Cork House by Matthew Barnett Howland with Dido Milne and Oliver Wilton has won the RIBA South Award 2019, the RIBA South Sustainability Award 2019 – sponsored by Michelmersh and the RIBA National Award 2019.
Designed with immense attention to detail, Cork House is a structure of great ingenuity. Sited within the area of a Grade II Listed mill house dating back to the early nineteenth century, the Cork House beautifully reflects and respects the natural surroundings in form and construction. The ‘whole-life approach’ to sustainability truly sets this project apart. Designed, tested and developed in partnership with The Bartlett School of Architecture UCL, they have delivered a project that is the first of its kind.
An entirely cork construction, with solid structural cork walls and roof, the building has exceptionally low whole life carbon. The biogenic construction of prefabricated cork blocks and engineered timber is carbon negative at completion and has remarkably low whole life carbon. All the components can be reused or recycled, and the expanded cork blocks have been made using by-product and waste from cork forestry and the cork stopper industry. Internally, the biophilic elements such as the exposed cork and oak flooring captures the light and creates a wonderfully tranquil sensory experience. In summer the skylights open to bring a sense of lightness to the space and in winter the snug interiors emanate a sense of warmth and protection. As sustainability becomes integral to all construction, this development pushes us further to look beyond the requirements and aspire to really integrate ourselves with nature.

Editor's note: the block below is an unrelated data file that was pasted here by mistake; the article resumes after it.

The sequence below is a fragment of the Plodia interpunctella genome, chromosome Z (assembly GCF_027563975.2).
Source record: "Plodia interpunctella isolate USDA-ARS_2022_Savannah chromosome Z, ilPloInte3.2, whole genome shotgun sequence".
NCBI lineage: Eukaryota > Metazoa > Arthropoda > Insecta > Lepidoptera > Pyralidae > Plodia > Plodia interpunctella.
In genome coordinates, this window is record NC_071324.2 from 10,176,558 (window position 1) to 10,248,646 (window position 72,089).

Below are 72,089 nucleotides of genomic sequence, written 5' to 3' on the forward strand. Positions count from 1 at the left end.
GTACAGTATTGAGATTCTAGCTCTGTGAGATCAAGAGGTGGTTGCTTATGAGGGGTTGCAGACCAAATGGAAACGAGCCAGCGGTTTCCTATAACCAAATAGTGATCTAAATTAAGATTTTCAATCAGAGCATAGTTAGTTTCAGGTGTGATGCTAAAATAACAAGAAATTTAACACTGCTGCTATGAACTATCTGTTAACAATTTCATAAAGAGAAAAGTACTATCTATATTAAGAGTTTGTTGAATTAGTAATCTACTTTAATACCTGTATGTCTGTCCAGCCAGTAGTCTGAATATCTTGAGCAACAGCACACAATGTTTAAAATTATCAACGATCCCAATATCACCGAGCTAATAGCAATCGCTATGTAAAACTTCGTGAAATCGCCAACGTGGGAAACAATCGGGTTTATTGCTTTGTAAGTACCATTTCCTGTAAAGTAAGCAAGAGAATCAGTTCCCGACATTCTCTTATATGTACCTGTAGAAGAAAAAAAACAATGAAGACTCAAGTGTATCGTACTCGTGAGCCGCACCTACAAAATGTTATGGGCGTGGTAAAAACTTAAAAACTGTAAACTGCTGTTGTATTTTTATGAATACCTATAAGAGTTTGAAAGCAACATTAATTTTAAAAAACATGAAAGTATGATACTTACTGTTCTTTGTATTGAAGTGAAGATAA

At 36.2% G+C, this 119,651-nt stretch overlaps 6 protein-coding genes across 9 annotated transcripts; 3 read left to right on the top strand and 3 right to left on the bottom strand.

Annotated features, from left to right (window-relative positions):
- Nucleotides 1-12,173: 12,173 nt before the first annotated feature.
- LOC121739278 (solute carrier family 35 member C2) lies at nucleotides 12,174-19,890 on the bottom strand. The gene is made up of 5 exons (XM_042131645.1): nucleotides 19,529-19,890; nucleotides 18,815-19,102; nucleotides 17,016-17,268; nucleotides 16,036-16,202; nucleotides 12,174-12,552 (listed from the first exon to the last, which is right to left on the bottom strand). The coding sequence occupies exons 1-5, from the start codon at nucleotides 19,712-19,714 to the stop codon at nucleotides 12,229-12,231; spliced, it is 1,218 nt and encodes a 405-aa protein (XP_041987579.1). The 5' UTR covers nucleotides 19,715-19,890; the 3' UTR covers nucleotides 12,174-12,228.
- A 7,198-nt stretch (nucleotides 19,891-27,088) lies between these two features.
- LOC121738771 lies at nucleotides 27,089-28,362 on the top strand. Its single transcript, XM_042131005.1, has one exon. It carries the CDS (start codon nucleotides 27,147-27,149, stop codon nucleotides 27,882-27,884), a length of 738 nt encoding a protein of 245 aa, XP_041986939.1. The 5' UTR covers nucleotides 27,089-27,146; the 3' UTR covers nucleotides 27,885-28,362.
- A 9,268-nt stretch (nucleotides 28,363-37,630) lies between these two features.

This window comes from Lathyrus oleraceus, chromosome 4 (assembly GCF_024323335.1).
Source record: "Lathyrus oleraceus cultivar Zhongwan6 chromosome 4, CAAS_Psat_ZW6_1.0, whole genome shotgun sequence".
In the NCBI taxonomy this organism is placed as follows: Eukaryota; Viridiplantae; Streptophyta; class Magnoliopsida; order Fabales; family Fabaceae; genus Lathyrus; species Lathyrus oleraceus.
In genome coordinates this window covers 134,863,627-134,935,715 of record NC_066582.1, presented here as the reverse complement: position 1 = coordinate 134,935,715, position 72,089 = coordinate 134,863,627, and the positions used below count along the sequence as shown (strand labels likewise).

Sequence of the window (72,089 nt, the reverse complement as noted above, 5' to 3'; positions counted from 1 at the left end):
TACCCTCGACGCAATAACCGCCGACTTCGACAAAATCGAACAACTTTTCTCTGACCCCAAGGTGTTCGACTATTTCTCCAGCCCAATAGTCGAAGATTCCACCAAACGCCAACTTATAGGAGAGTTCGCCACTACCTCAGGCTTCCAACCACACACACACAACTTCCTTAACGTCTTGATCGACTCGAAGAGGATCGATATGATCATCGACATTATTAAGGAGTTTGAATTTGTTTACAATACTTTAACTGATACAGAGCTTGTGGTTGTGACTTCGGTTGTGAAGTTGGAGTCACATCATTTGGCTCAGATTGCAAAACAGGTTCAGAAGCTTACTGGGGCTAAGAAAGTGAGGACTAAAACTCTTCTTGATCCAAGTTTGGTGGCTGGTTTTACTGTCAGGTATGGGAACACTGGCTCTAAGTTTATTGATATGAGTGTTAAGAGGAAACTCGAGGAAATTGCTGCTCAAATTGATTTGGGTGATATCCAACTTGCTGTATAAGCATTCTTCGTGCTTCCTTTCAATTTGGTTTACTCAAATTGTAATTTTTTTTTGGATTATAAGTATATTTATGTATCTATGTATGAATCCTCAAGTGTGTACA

To read the original article sourced from architecture.com click here.
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